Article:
The Indian power sector is moving closer to its targets, including Power for All by 2019 and 175 GW of renewable energy capacity by 2022. While setting targets is indeed important for defining overall growth objectives, it is equally important to have well-designed systems and implementation frameworks in place to ensure sustainable growth. For instance, rapid auctions and capacity additions alone cannot achieve the target of 175 GW of renewable energy by 2022. Along with this, energy demand and supply dynamics, transmission system capabilities, and grid balancing mechanisms need to be worked out.
Energy demand and supply
Recent trends show a tapering in the energy demand in the country, and even after connecting all the households to the grid the demand is not expected to increase significantly. This will put a dampener on the country’s renewable energy plans, as the lack of demand will slow down capacity additions. Given the increasing uptake of electric mobility and solar cooking, the impact on energy demand could be avoided to some extent. However, the industry cannot rely on this trend as of now as it is not sure when the tipping point for these emerging segments may be reached.
To cater to the local and peak energy demand, energy supply planning is equally important. There is a huge gap between the base and peak energy demand of the country. The energy demand shoots up in the evening, which requires ramping up of the available generation capacity. Renewable energy is infirm and has lower plant load factors than coal. Hence, renewable energy systems alone cannot cater to the energy demand of the country. Even with the complementary generation patterns of solar and wind power, it is not possible to completely replace coal-based plants by 2030.
The available transmission capacity is another important factor in the energy demand and supply dynamics. Many parts of the country face frequent and prolonged power cuts, which are often not a result of shortage in energy generation, but of inadequate power distribution planning. Further, several renewable projects remain stranded due to congestion in transmission and distribution systems. The problem has intensified due to the longer gestation periods of transmission systems as compared to wind and solar power plants. Green energy corridors are being implemented across the country to provide adequate transmission capacity, and thus avoid delays in upcoming solar and wind power projects.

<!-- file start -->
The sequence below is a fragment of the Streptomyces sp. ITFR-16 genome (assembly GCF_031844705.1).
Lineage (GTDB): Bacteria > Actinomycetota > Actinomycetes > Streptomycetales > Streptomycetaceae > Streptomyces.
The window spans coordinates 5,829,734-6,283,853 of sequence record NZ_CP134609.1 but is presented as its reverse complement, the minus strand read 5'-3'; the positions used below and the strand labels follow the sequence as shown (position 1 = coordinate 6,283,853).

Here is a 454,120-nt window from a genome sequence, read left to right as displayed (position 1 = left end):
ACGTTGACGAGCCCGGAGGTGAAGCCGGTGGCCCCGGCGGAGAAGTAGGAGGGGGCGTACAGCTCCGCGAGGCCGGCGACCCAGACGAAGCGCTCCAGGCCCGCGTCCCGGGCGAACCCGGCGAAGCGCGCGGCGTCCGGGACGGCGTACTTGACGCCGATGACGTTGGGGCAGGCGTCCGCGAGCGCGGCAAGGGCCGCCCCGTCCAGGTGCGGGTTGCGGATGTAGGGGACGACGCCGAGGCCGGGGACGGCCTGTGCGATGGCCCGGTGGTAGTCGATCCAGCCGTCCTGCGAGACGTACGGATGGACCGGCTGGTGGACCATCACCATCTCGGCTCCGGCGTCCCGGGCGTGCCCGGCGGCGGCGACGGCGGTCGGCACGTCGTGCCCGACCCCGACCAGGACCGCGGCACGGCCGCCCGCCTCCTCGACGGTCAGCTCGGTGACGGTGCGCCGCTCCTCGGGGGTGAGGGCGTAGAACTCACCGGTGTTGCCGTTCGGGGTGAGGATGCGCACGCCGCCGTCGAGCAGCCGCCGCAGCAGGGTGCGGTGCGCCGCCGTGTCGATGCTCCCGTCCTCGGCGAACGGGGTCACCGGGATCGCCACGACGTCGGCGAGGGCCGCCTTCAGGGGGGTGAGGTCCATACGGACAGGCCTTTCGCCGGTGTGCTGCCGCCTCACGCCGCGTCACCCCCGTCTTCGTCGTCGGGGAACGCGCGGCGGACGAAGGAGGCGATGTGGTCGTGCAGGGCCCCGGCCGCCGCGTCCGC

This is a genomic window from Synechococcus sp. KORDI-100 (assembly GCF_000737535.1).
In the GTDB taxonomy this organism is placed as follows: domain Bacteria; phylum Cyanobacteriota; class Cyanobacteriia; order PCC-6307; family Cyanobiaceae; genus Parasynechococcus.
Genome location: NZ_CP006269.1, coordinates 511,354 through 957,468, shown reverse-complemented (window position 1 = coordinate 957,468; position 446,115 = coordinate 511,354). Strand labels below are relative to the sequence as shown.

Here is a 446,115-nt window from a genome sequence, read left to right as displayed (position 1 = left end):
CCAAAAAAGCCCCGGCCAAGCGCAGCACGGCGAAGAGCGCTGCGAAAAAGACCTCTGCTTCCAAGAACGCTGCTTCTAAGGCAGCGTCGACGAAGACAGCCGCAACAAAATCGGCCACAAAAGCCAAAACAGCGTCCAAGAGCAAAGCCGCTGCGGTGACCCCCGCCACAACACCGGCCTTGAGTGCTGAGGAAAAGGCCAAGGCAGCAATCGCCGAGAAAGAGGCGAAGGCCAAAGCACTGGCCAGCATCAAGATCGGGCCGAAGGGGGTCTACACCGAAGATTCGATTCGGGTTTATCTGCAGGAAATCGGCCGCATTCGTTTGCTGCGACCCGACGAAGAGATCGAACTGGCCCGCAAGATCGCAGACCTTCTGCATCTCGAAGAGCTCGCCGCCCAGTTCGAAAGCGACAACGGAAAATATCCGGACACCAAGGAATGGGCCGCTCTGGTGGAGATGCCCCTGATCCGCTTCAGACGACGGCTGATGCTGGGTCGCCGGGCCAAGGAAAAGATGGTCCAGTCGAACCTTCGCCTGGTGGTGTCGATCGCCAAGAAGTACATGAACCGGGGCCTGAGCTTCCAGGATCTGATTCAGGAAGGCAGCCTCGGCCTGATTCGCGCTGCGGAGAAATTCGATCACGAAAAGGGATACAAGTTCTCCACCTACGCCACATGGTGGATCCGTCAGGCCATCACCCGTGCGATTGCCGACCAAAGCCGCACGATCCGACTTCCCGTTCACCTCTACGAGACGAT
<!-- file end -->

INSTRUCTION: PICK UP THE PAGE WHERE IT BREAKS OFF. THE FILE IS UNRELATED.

Renewable energy integration
Renewable energy sources, especially wind and solar power, are dependent on the location. These energy sources also have highly erratic generation patterns with wind energy generation affected by wind speeds and solar energy generation affected by solar radiation. The existing grid can only handle smaller capacities of renewable power. With increasing renewable energy penetration into the grid, adequate grid balancing mechanisms will need to be incorporated to prevent grid failure.
Interestingly, both renewable energy generation and energy demand are variable. Hence, good grid operations would require better coordination between these two variables. To this end, energy demand created by agricultural activities can be shifted to the daytime when solar power is available. In addition, energy storage systems and hydropower can be used to support the ramping requirements presented by renewable energy.
In recent years, solar and wind power prices have witnessed a significant decline owing to economies of scale. However, it is important to acknowledge that the greater the renewable energy generation, the lower is its marginal value and the higher its integration costs due to the need for complicated grid balancing mechanisms. Hence, the system-level implications of renewable energy must be determined to account for the hidden costs of using these sources.
Meanwhile, improved forecasting, scheduling and deviation settlement frameworks must be developed. Better transmission planning is also needed to prevent energy generation curtailment. Going forward, there needs to be better coordination among various energy sources, energy storage systems and demand response mechanisms to match energy demand with supply. The emphasis needs to shift from quantity to quality and from rapid capacity additions to flexible grid systems for the sustained growth of renewable energy. n
Based on a presentation by Dr Rahul Tongia, Fellow, Brookings India at a recent Renewable Watch conference